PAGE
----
Uni-Pixel, a company based in Woodlands, Texas, has announced it is about to start mass production of a thin-film to be used in time-multiplexed optical shutter (TMOS) displays, a next-generation display technology that exploits retinal persistence in the human eye and promises significantly better performance than CRT, LCD and OLED displays with, among other things, great durability and dramatically improved energy efficiency.

The vast majority of displays available today use spatial superimposition of a synchronized red, green and blue light, each shining with a specific intensity, to create millions of color combinations. For instance, in LCD displays each pixel is made up of three RGB-colored dots that can take up discrete values over a 6- or 8-bit range: when watching the pixels from a distance, the human eye blends these three components together and perceives a single color over a total 18- or 24-bit range respectively.

TMOS displays harness a different principle in human vision: rather than superimposing the three components spatially, they do it temporally, exploiting the retinal persistence by intermittently sending just one of the three components at a time at very short intervals, and letting our brains "do the math" by adding the colors.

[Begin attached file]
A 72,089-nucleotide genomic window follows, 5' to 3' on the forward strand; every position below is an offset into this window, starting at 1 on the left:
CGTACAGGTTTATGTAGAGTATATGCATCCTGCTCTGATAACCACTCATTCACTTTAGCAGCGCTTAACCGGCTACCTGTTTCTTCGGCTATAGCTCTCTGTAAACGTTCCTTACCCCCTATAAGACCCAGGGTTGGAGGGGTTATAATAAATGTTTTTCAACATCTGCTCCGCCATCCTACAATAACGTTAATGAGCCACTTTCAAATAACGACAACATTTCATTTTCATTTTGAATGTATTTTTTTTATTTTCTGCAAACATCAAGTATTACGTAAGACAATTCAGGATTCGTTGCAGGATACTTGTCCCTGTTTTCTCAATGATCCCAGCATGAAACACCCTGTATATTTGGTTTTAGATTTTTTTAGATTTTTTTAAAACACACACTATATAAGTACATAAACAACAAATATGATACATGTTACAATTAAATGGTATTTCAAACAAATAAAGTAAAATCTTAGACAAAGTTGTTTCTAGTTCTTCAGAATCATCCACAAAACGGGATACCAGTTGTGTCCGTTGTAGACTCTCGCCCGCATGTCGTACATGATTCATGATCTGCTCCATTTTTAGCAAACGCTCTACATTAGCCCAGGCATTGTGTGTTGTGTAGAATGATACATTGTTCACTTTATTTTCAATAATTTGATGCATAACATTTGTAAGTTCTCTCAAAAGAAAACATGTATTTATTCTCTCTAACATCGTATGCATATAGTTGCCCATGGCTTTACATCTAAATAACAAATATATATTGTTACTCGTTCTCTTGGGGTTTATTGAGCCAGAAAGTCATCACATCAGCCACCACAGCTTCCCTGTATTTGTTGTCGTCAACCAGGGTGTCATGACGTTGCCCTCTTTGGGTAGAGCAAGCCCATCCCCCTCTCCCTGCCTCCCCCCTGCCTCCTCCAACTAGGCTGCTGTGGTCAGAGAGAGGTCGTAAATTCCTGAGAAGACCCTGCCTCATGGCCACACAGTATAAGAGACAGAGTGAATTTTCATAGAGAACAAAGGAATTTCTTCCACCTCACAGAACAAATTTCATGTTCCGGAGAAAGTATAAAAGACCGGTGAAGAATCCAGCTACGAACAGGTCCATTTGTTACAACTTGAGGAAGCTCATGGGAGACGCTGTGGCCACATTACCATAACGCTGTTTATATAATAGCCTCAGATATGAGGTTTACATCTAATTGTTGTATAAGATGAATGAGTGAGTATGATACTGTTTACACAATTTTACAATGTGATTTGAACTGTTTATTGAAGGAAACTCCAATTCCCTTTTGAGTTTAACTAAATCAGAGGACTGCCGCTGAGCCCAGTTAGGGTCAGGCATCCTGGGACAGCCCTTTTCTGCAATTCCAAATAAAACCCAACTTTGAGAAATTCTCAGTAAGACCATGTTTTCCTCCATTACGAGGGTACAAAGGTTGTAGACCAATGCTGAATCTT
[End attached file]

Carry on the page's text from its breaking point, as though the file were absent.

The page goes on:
This approach greatly simplifies the manufacturing process, basically subtracting components from existing LCD lines and reducing others — such as the thin-film transistors for the RGB dots — by a factor of three, resulting in monitors that are 60 percent cheaper to manufacture than LCDs.

Because each layer placed between the top and the bottom glass sheet reduces the monitor's overall light output (each layer acts as a filter), removing components and simplifying the rest makes TMOS displays highly energy-efficient, letting through more than ten times as much light as a conventional LCD screen. Intuitively, this means one could obtain the same picture brightness using less than one-tenth of the power.

The intermittent red, green and blue light come from side-mounted LEDs that illuminate the bottom glass layer. Applying a voltage to the specially-developed film causes it to deform downward and touch the bottom glass, routing light from LEDs up to a particular pixel. The routing is done with the help of tiny mirrors, each less than 10 microns in size, that can manipulate the signals very quickly and achieve refresh rates 1,000 times higher than in LCD displays.

This simple but seemingly very powerful architecture also has other advantages: for instance, because of its small pixel size, it will be possible to reach densities as high as 300dpi. But the figure that might well be the most impressive is the projected display's life. The first component expected to fail in a TMOS display is one of the three LEDs, each of which have a life of 100,000 hours under continuous operation. However, TMOS displays use the three LEDs intermittently, which puts display life to approximately 300,000 hours, much more than LCDs or OLEDs.

"It is our plan to have film production begin in low volume this coming quarter for these initial customer orders and then ramp to high volumes for additional opportunities in the beginning of 2010," UniPixel's president and CEO Reed Killion explained.